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Advance Decision Making in Bipolar: A Systematic Review

Research output: Contribution to journalArticlepeer-review

Lucy Stephenson, Lucy Stephenson, Gareth Owen, Alexander Ruck Keene, Rifkin Larry, Tania Gergel, Astrid Gieselmann, Matthe Scholten

Original languageEnglish
Article number538107
JournalFrontiers in Psychiatry
Volume11
DOIs
Published16 Oct 2020

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Abstract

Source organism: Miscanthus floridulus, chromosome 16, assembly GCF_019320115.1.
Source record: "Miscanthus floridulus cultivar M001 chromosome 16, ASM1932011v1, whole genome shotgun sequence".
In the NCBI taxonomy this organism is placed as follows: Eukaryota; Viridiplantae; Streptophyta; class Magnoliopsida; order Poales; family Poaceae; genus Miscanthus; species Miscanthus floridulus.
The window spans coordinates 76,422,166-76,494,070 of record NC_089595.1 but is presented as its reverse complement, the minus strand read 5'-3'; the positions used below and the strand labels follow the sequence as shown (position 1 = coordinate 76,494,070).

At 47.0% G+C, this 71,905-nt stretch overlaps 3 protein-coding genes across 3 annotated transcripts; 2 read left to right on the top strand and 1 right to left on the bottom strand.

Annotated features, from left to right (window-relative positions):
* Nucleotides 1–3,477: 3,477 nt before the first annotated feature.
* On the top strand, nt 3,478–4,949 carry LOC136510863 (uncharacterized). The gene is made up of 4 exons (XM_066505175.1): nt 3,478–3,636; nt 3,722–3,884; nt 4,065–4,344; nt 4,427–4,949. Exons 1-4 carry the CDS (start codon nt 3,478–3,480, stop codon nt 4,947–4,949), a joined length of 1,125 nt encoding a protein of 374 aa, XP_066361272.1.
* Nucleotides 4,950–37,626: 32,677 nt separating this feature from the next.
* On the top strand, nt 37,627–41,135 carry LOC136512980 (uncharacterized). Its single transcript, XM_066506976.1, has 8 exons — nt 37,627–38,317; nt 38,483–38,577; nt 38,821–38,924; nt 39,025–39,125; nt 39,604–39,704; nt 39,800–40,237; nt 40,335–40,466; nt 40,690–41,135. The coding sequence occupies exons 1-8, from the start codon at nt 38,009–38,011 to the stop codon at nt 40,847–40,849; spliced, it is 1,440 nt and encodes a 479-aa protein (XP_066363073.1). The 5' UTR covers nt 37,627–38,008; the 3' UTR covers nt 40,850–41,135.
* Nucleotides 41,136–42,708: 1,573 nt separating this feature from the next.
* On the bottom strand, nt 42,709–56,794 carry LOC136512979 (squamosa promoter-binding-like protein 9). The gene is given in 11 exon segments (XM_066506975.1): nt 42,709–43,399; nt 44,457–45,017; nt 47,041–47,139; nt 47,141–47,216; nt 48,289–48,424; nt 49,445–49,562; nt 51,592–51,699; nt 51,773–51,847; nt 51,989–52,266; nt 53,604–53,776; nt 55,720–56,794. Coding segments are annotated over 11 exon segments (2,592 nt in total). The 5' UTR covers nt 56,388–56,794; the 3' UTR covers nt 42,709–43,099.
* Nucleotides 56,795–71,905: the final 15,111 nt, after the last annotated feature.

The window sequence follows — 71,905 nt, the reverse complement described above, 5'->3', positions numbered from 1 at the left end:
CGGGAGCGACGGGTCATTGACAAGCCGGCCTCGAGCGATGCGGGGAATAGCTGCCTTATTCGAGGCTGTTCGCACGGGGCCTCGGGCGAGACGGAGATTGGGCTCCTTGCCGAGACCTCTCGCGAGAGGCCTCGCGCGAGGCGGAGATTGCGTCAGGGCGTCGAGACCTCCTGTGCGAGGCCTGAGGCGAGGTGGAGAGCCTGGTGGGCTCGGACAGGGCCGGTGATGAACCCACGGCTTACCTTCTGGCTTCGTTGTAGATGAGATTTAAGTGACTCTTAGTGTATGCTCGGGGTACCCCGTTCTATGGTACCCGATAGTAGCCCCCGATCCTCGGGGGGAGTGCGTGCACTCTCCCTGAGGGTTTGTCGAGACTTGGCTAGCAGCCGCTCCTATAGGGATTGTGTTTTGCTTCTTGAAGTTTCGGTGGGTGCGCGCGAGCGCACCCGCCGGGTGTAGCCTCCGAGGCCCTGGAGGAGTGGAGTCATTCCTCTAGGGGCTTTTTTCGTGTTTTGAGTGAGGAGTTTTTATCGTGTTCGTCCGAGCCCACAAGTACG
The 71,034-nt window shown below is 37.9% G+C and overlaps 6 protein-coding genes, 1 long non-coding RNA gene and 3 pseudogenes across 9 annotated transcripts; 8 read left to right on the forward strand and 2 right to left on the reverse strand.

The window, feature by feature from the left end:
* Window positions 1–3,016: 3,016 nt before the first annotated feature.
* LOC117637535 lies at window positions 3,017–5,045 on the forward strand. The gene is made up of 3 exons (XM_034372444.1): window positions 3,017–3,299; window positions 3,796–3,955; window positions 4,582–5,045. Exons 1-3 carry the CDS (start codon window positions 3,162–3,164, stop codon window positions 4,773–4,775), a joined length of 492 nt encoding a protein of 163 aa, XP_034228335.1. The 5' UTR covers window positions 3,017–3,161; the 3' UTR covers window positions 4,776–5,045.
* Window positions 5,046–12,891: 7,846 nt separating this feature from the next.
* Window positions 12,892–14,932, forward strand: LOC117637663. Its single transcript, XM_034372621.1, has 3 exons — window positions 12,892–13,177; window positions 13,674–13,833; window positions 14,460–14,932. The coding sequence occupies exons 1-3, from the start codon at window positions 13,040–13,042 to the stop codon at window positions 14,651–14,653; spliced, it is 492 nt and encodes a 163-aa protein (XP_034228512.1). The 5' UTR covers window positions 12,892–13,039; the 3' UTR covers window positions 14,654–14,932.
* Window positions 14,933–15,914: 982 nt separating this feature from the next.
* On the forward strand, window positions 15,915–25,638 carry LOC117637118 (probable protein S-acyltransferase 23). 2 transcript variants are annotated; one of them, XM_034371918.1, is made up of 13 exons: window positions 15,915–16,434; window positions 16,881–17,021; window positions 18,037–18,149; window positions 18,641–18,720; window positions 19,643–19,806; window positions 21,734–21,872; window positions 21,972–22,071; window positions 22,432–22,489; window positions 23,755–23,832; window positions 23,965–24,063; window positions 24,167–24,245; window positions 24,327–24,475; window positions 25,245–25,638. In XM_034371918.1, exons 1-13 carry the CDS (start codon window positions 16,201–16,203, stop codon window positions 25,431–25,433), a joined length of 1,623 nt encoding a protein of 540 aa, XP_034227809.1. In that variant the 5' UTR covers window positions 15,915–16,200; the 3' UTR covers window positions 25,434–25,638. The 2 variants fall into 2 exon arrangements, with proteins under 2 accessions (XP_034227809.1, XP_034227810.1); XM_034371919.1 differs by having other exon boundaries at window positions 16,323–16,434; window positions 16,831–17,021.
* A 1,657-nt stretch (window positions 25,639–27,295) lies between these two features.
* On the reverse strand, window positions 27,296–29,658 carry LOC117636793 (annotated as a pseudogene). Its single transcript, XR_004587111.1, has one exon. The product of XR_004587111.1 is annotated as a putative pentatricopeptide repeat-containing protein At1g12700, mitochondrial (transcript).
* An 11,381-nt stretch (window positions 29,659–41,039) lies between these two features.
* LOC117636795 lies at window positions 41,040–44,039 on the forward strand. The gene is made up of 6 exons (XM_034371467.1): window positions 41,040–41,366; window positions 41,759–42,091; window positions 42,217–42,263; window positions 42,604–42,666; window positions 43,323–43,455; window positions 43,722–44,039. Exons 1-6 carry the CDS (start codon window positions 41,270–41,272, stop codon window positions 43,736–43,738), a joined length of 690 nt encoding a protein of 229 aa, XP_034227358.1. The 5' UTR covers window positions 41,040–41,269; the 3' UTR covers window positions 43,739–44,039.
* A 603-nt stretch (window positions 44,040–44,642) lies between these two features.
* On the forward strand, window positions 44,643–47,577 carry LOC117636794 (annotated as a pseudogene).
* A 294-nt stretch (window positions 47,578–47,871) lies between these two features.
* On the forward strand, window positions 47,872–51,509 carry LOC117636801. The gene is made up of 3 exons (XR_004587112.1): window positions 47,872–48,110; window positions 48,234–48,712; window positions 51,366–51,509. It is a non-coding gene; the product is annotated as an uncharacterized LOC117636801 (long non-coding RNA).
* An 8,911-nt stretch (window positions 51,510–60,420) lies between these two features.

Introduction: “Advance decision making” (ADM) refers to people planning for a future when they may lose the capacity to make decisions about treatment (decision making capacity for treatment or DMC-T). This can occur in a variety of physical and mental health scenarios. Statutory provision for ADM is likely to be introduced to mental health legislation in England and Wales, which will support planning for mental health crises. Conceptually, it may have particular utility for people with Bipolar Affective Disorder (bipolar) due to the pattern of rapid loss and then recovery of DMC-T during episodes of illness. Furthermore, ADM is recommended by clinical experts in bipolar. However, the empirical evidence base for ADM in bipolar is unclear. Therefore, a systematic review is required to collate available evidence and define future research directions. Methods: A PRISMA concordant systematic review of empirical literature on the use of ADM in bipolar. Results: We found 13 eligible articles which reported on 11 studies. Of the eligible studies 2 used a mixed methods design, 8 were quantitative descriptive studies and 1 was a randomised controlled trial. Outcomes of included studies fell into 4 categories: Interest in ADM, type of ADM preferred, barriers to completing ADM and impact of ADM. The available evidence suggests that people with bipolar are interested in engaging with ADM which is supported, collaborative and allows them to state treatment requests and refusals. Conclusions: Evidence in this area is limited. Clinicians should be aware that service users with bipolar are likely to value their support in creating ADM documents. In addition, it seems that people with bipolar may face fewer barriers and achieve greater success with ADM compared to those with other severe mental illnesses. Given the greater focus and likely demand for ADM following upcoming legal reform, further research is urgently needed to ensure available resources are most effectively targeted to achieve the best outcomes from ADM activities. This research should focus on clarifying: causal assumptions around ADM, the outcomes which are valued by key stakeholders, barriers to achieving these outcomes, stakeholder opinions on supporting ‘self-binding’ and the development and evaluation of models of ADM which are tailored for fluctuating DMC-T.

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